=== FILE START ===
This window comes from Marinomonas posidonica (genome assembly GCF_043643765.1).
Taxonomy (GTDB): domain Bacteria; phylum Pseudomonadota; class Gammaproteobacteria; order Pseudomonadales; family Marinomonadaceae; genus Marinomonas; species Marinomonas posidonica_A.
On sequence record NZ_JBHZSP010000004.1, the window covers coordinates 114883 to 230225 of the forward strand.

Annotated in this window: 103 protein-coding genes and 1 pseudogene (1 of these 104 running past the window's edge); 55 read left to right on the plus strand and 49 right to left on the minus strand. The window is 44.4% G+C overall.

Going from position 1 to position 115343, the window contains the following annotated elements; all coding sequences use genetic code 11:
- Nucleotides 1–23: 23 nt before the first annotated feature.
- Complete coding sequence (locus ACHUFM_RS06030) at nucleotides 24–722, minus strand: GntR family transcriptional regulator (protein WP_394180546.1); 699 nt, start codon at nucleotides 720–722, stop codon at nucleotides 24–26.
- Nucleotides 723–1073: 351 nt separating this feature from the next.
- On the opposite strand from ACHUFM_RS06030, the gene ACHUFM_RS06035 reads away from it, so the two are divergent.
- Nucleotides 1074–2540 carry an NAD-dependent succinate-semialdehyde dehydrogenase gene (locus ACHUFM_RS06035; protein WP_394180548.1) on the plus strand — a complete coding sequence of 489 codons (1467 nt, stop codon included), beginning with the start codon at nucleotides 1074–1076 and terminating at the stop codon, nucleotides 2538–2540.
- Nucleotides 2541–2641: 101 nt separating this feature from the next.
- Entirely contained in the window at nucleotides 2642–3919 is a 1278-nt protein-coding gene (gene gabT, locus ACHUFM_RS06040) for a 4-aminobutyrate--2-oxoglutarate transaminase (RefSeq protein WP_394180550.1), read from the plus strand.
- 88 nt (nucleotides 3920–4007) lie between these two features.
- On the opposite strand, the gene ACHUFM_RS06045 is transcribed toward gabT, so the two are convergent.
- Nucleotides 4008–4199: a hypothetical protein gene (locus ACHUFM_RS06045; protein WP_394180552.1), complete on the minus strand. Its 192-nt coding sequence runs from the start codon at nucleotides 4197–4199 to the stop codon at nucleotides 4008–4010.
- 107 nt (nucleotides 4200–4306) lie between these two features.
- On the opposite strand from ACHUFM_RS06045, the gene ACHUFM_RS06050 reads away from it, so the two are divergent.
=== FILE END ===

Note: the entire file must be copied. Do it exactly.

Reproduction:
This window comes from Marinomonas posidonica (genome assembly GCF_043643765.1).
Taxonomy (GTDB): domain Bacteria; phylum Pseudomonadota; class Gammaproteobacteria; order Pseudomonadales; family Marinomonadaceae; genus Marinomonas; species Marinomonas posidonica_A.
On sequence record NZ_JBHZSP010000004.1, the window covers coordinates 114883 to 230225 of the forward strand.

Annotated in this window: 103 protein-coding genes and 1 pseudogene (1 of these 104 running past the window's edge); 55 read left to right on the plus strand and 49 right to left on the minus strand. The window is 44.4% G+C overall.

Going from position 1 to position 115343, the window contains the following annotated elements; all coding sequences use genetic code 11:
- Nucleotides 1–23: 23 nt before the first annotated feature.
- Complete coding sequence (locus ACHUFM_RS06030) at nucleotides 24–722, minus strand: GntR family transcriptional regulator (protein WP_394180546.1); 699 nt, start codon at nucleotides 720–722, stop codon at nucleotides 24–26.
- Nucleotides 723–1073: 351 nt separating this feature from the next.
- On the opposite strand from ACHUFM_RS06030, the gene ACHUFM_RS06035 reads away from it, so the two are divergent.
- Nucleotides 1074–2540 carry an NAD-dependent succinate-semialdehyde dehydrogenase gene (locus ACHUFM_RS06035; protein WP_394180548.1) on the plus strand — a complete coding sequence of 489 codons (1467 nt, stop codon included), beginning with the start codon at nucleotides 1074–1076 and terminating at the stop codon, nucleotides 2538–2540.
- Nucleotides 2541–2641: 101 nt separating this feature from the next.
- Entirely contained in the window at nucleotides 2642–3919 is a 1278-nt protein-coding gene (gene gabT, locus ACHUFM_RS06040) for a 4-aminobutyrate--2-oxoglutarate transaminase (RefSeq protein WP_394180550.1), read from the plus strand.
- 88 nt (nucleotides 3920–4007) lie between these two features.
- On the opposite strand, the gene ACHUFM_RS06045 is transcribed toward gabT, so the two are convergent.
- Nucleotides 4008–4199: a hypothetical protein gene (locus ACHUFM_RS06045; protein WP_394180552.1), complete on the minus strand. Its 192-nt coding sequence runs from the start codon at nucleotides 4197–4199 to the stop codon at nucleotides 4008–4010.
- 107 nt (nucleotides 4200–4306) lie between these two features.
- On the opposite strand from ACHUFM_RS06045, the gene ACHUFM_RS06050 reads away from it, so the two are divergent.